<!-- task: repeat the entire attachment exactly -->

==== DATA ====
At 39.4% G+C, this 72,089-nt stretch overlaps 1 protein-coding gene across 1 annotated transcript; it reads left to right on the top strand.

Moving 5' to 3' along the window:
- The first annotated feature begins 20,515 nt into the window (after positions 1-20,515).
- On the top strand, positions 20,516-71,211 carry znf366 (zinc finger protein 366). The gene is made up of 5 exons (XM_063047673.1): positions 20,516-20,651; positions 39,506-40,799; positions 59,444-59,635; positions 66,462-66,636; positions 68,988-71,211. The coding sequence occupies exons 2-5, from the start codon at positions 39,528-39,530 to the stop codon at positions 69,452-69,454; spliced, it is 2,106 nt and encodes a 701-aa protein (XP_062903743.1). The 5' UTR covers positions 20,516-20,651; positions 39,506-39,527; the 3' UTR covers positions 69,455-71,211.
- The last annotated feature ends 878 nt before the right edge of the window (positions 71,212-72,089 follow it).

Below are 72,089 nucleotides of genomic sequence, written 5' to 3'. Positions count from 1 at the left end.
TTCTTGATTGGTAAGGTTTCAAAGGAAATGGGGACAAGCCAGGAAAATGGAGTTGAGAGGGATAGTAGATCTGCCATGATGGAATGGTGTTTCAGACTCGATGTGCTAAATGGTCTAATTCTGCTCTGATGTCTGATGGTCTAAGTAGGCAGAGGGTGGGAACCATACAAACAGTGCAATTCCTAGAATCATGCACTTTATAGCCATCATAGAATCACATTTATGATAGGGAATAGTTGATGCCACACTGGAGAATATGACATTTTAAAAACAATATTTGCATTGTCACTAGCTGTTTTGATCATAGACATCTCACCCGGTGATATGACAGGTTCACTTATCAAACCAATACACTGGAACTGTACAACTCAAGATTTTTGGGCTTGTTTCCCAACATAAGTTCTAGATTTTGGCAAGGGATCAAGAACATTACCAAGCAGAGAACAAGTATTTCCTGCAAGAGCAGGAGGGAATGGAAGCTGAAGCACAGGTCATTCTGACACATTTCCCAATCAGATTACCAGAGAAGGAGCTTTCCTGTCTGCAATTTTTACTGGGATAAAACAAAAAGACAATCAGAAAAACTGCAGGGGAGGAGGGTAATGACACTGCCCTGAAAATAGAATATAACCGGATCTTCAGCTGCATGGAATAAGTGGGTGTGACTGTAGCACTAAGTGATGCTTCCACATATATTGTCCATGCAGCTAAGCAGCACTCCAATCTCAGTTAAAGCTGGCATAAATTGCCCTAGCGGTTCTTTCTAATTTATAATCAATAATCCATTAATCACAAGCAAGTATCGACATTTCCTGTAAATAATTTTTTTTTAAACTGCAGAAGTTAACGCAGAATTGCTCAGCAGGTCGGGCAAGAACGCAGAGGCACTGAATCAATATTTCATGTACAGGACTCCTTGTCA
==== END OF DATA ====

At 39.4% G+C, this 72,089-nt stretch overlaps 1 protein-coding gene across 1 annotated transcript; it reads left to right on the top strand.

Moving 5' to 3' along the window:
- The first annotated feature begins 20,515 nt into the window (after positions 1-20,515).
- On the top strand, positions 20,516-71,211 carry znf366 (zinc finger protein 366). The gene is made up of 5 exons (XM_063047673.1): positions 20,516-20,651; positions 39,506-40,799; positions 59,444-59,635; positions 66,462-66,636; positions 68,988-71,211. The coding sequence occupies exons 2-5, from the start codon at positions 39,528-39,530 to the stop codon at positions 69,452-69,454; spliced, it is 2,106 nt and encodes a 701-aa protein (XP_062903743.1). The 5' UTR covers positions 20,516-20,651; positions 39,506-39,527; the 3' UTR covers positions 69,455-71,211.
- The last annotated feature ends 878 nt before the right edge of the window (positions 71,212-72,089 follow it).

Below are 72,089 nucleotides of genomic sequence, written 5' to 3'. Positions count from 1 at the left end.
TTCTTGATTGGTAAGGTTTCAAAGGAAATGGGGACAAGCCAGGAAAATGGAGTTGAGAGGGATAGTAGATCTGCCATGATGGAATGGTGTTTCAGACTCGATGTGCTAAATGGTCTAATTCTGCTCTGATGTCTGATGGTCTAAGTAGGCAGAGGGTGGGAACCATACAAACAGTGCAATTCCTAGAATCATGCACTTTATAGCCATCATAGAATCACATTTATGATAGGGAATAGTTGATGCCACACTGGAGAATATGACATTTTAAAAACAATATTTGCATTGTCACTAGCTGTTTTGATCATAGACATCTCACCCGGTGATATGACAGGTTCACTTATCAAACCAATACACTGGAACTGTACAACTCAAGATTTTTGGGCTTGTTTCCCAACATAAGTTCTAGATTTTGGCAAGGGATCAAGAACATTACCAAGCAGAGAACAAGTATTTCCTGCAAGAGCAGGAGGGAATGGAAGCTGAAGCACAGGTCATTCTGACACATTTCCCAATCAGATTACCAGAGAAGGAGCTTTCCTGTCTGCAATTTTTACTGGGATAAAACAAAAAGACAATCAGAAAAACTGCAGGGGAGGAGGGTAATGACACTGCCCTGAAAATAGAATATAACCGGATCTTCAGCTGCATGGAATAAGTGGGTGTGACTGTAGCACTAAGTGATGCTTCCACATATATTGTCCATGCAGCTAAGCAGCACTCCAATCTCAGTTAAAGCTGGCATAAATTGCCCTAGCGGTTCTTTCTAATTTATAATCAATAATCCATTAATCACAAGCAAGTATCGACATTTCCTGTAAATAATTTTTTTTTAAACTGCAGAAGTTAACGCAGAATTGCTCAGCAGGTCGGGCAAGAACGCAGAGGCACTGAATCAATATTTCATGTACAGGACTCCTTGTCA